Emily: That is such a thoughtful product, too, because I guess I never really considered how many elderly people have difficulties chewing or swallowing. It’s so nice that you are tailoring your products based on people’s needs.
Amy: It’s really important to us to hear from the people that consume our goods because that’s really how, especially for me, I can learn and grow and find out what it is they like, and they don’t like and keep going from there and trying different things.
Emily: Oh my gosh, that is amazing. Now, Tom touched on this a little bit. You use cannabis as well. What do you both personally use cannabis for in your lifestyles?
Tom: I use it really to help combat anxiety. I’ve been through a lot with anxiety and the type of thought patterns where I worry incessantly, which can snowball. It’s nice to recognize that I’ve done everything I was supposed to do for my regular job today – or even 75% of my job – and then be able to take some of the pressure off of myself and take a couple of puffs. I still smoke joints with rolling papers and all that.
Tom: My day job is to make maps, so if I only get 75% done or 90% finished, everybody is going to survive. Just to put it in perspective, in case anyone is wondering why I don’t finish 100% every day. I’m making a map, not trying to do brain surgery.
Emily: Making a map sounds pretty hard to me. That sounds awesome.
Amy: I use cannabis mainly to unwind at the end of the day. I feel like it’s a creative outlet for me. It gets my creative mind working and coming up with new and different ideas, and just a way to relax at the end of a hectic day.
Emily: Oh, isn’t it the best to be able to relax? All adults should be able to feel that way at the end of the day without needing to rely on alcohol. Having something different that, at the end of the day, you can relax, be yourself, and be comfortable in your own skin is such a gift.
Tom: Yeah, it is. It’s okay to go ahead and allow yourself to have that little break. We happen to be very fortunate that we live in a state where it’s been legalized. I’m sure that there will be people listening to this podcast who live in places where it’s still illegal. Hang on. Keep talking to your legislators; someday, your state could be legalized like ours.
Emily: It’s going to happen. It has to happen. The people want it. I have interviewed several people from Texas and the Bible Belt down south, and it’s unbelievable the rules that they have. I am thankful that New York has been so progressive. It’s not perfect, but we have come such a long way, and I’m thankful for the opportunities that we have with cannabis up here.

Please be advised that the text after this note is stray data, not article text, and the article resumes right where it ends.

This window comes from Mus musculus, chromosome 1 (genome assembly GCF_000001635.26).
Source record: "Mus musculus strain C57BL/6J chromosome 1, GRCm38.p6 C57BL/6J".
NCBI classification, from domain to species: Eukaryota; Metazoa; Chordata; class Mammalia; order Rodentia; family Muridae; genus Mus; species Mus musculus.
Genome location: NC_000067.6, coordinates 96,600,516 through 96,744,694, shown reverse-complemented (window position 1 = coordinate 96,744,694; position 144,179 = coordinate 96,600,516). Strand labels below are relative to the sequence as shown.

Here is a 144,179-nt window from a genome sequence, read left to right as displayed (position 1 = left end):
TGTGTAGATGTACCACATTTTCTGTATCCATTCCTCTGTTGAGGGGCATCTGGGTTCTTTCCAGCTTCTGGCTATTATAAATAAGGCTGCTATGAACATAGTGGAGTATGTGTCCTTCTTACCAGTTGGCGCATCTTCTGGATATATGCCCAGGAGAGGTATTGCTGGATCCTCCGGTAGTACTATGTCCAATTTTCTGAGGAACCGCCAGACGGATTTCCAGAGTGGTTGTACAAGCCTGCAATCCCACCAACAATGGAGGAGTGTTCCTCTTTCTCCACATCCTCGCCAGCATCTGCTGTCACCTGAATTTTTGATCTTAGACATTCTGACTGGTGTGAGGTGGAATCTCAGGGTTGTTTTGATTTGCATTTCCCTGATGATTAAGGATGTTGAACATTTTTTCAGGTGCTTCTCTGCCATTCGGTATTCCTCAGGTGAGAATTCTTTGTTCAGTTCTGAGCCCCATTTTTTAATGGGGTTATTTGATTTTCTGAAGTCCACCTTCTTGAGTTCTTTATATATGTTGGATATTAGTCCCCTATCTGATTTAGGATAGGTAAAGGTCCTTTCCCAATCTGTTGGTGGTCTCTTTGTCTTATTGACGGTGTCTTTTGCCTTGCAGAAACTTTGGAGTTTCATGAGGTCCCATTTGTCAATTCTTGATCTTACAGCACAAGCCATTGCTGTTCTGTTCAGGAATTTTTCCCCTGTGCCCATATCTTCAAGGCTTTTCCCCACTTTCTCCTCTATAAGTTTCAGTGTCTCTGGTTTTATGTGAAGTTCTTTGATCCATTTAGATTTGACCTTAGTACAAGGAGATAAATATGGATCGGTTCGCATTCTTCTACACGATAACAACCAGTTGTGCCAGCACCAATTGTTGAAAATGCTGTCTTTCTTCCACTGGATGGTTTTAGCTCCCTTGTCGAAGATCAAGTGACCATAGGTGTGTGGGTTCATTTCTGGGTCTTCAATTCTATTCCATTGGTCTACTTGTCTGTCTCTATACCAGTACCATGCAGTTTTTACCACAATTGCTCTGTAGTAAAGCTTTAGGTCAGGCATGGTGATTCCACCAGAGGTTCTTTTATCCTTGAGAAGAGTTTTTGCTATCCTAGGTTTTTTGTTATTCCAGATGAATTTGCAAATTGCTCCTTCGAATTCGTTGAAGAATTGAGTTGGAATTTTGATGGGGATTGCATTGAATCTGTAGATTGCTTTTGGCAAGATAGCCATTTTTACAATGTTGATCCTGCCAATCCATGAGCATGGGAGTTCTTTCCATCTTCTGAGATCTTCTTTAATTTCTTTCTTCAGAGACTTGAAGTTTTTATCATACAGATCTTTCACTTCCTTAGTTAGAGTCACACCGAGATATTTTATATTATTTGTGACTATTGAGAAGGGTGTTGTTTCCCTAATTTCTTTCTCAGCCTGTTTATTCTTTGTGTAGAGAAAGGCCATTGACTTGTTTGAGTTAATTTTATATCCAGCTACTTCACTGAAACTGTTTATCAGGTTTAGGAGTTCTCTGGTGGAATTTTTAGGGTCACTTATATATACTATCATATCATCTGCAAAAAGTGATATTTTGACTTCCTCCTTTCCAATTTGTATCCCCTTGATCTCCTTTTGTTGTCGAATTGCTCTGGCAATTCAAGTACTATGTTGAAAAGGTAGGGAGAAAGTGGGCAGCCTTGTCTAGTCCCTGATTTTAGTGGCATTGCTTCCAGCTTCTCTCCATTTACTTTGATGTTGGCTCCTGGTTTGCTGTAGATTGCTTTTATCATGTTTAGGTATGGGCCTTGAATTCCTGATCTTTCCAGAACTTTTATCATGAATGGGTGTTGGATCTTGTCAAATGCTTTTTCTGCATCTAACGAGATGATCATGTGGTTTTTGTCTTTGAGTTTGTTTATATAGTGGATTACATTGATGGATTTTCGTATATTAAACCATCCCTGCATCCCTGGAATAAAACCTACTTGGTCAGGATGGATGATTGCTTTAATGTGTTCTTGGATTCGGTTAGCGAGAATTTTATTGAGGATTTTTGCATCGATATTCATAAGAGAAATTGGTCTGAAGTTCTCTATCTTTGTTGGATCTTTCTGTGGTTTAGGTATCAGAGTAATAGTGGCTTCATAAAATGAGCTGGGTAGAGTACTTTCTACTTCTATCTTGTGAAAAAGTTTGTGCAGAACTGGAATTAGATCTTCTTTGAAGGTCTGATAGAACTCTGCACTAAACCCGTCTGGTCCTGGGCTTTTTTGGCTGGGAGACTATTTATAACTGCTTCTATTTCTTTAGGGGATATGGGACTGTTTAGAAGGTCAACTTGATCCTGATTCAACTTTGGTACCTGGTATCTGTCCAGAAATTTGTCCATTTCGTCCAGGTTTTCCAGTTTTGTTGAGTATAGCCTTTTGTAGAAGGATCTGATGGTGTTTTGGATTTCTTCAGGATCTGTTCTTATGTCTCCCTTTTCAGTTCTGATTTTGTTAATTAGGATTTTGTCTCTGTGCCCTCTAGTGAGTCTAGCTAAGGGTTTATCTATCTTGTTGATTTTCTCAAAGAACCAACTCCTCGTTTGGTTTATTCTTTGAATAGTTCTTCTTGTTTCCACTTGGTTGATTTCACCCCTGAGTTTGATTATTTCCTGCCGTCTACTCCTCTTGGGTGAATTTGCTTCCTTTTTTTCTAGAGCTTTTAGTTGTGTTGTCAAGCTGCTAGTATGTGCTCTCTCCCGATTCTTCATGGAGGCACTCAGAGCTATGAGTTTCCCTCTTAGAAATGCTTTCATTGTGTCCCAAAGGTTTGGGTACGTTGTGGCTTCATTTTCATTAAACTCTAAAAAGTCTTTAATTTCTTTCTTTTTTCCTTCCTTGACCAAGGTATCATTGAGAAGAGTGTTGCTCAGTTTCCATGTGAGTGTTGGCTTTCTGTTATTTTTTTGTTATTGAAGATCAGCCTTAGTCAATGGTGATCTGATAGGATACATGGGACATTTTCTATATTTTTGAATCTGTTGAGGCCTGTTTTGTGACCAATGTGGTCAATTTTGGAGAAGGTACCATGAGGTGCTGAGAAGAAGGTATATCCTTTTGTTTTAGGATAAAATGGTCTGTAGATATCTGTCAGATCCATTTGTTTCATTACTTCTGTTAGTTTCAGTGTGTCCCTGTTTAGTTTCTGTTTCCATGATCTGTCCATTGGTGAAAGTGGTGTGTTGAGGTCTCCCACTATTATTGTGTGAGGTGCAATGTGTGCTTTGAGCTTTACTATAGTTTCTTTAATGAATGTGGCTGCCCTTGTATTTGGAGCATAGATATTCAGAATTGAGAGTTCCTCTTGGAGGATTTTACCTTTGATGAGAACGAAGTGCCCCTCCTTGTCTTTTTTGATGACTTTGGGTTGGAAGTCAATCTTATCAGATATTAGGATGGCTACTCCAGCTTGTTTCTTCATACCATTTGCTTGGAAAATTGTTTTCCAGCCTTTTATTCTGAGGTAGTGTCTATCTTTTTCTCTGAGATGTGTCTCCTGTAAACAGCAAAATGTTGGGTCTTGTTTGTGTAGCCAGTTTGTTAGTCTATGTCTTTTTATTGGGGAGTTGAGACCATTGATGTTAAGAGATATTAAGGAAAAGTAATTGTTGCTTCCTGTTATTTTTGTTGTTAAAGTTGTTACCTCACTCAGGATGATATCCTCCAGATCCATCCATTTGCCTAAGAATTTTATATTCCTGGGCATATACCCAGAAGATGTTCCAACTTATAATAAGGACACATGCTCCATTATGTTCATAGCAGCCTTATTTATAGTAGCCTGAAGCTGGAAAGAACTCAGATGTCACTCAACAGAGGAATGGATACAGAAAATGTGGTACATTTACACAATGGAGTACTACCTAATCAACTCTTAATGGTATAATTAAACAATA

Tom: Oh, we definitely are, too. We’re very thankful that, to a certain degree, it’s like out of the shadows, which it needs to be. It’s not something that should have been in the shadows all those years.
Emily: No. And that’s why I really want to do this podcast. Thinking about your demographic and the folks that consume edibles, they don’t have their friends to talk to or are unwilling to talk to other people about it. The more we all come together and discuss it out loud publicly and talk about the benefits, the more (hopefully) other people will jump on board and realize the beautiful gift that it is.
Tom: Absolutely. Absolutely. We lived in California and Oregon, and we got to live there before it was legalized in both places and then we went back later and saw that it really didn’t change anything. It was just interesting at the time; people just went to a store for their cannabis. Eventually, it’ll become normalized in New York State, where we live, but it’ll just take a little while, probably a few years.
Emily: It does seem that time heals all wounds. It feels that way for cannabis as well. I’m sure, obviously, you’ve seen that in both California and Oregon.
Tom: Oh, absolutely. Absolutely. It’s so normalized out there now. It’s completely different. People are just in line at a store.
Emily: You are the first couple I’ve interviewed, so I want to ask you a question.. How does cannabis work with your relationship? I always tell people that cannabis is a benefit to a lot of relationships, especially at 25-year marriage. How do you feel cannabis is helpful to your relationship in any way?
Tom: I’ll give you an example. I don’t know exactly for how long, but Amy has had this little glass jar for years. It’s a little bigger than my thumb and has a little wooden cork. For the entire time she’s had it, she has brought me this little glass jar and asked me to put something in it when it’s empty. I go and find the nicest-looking thing I can find to put in that jar. It’s always so cute to me. She’s had that jar since we lived in Portland, Oregon. That’s one way.
Amy: Tom really loves his plants and they give him something to do. There are times when I need to remind him that there are people in his family, too! He is with his plants quite a bit, playing them music and talking to them. He wants to buy the best things for them. It could be considered a borderline obsession, but he loves them so much. I am so happy to see him with them because it makes me happy to see him so happy.
Emily: Oh my gosh, that is so sweet. I’m asking for my own selfish reasons now. Can you give us a piece of marriage advice after 25 years of marriage?
Tom: Don’t sweat the small stuff. There’s going to be a lot of it.
Amy: Yeah, I think that would be a good one. And maybe when things get really heated, walk away, take a breath, and come back. It saves a lot of agony.
Emily: I feel like cannabis helps with both of those. I feel like cannabis can give us the step back that we need.
Amy: Yes, definitely.
Emily: Congratulations to you two; 25 years is amazing. I have another business-related question for you before we get into our final questions for the interview. So, for business, I have so many listeners and readers who dream of starting a cannabis business, an edible business, doing exactly what you’re doing right now, and they want to help people the way you’re doing it. But you guys are actually doing it. So, do you have any advice for someone who might be listening or wanting to make edibles for other people? What is your advice to them about getting started?